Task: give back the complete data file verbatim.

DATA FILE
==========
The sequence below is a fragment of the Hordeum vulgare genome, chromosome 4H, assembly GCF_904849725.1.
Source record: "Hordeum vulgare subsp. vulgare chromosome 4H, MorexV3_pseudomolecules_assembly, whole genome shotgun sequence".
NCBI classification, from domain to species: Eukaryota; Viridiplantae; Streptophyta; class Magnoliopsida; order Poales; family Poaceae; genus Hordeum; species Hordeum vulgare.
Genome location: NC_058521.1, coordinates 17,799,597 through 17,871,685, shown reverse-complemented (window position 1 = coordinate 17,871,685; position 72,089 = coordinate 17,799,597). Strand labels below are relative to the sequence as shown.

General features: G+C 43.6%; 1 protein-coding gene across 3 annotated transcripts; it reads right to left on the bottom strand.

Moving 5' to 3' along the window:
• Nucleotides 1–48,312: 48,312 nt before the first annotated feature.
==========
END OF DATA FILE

The sequence below is a fragment of the Hordeum vulgare genome, chromosome 4H, assembly GCF_904849725.1.
Source record: "Hordeum vulgare subsp. vulgare chromosome 4H, MorexV3_pseudomolecules_assembly, whole genome shotgun sequence".
NCBI classification, from domain to species: Eukaryota; Viridiplantae; Streptophyta; class Magnoliopsida; order Poales; family Poaceae; genus Hordeum; species Hordeum vulgare.
Genome location: NC_058521.1, coordinates 17,799,597 through 17,871,685, shown reverse-complemented (window position 1 = coordinate 17,871,685; position 72,089 = coordinate 17,799,597). Strand labels below are relative to the sequence as shown.

General features: G+C 43.6%; 1 protein-coding gene across 3 annotated transcripts; it reads right to left on the bottom strand.

Moving 5' to 3' along the window:
• Nucleotides 1–48,312: 48,312 nt before the first annotated feature.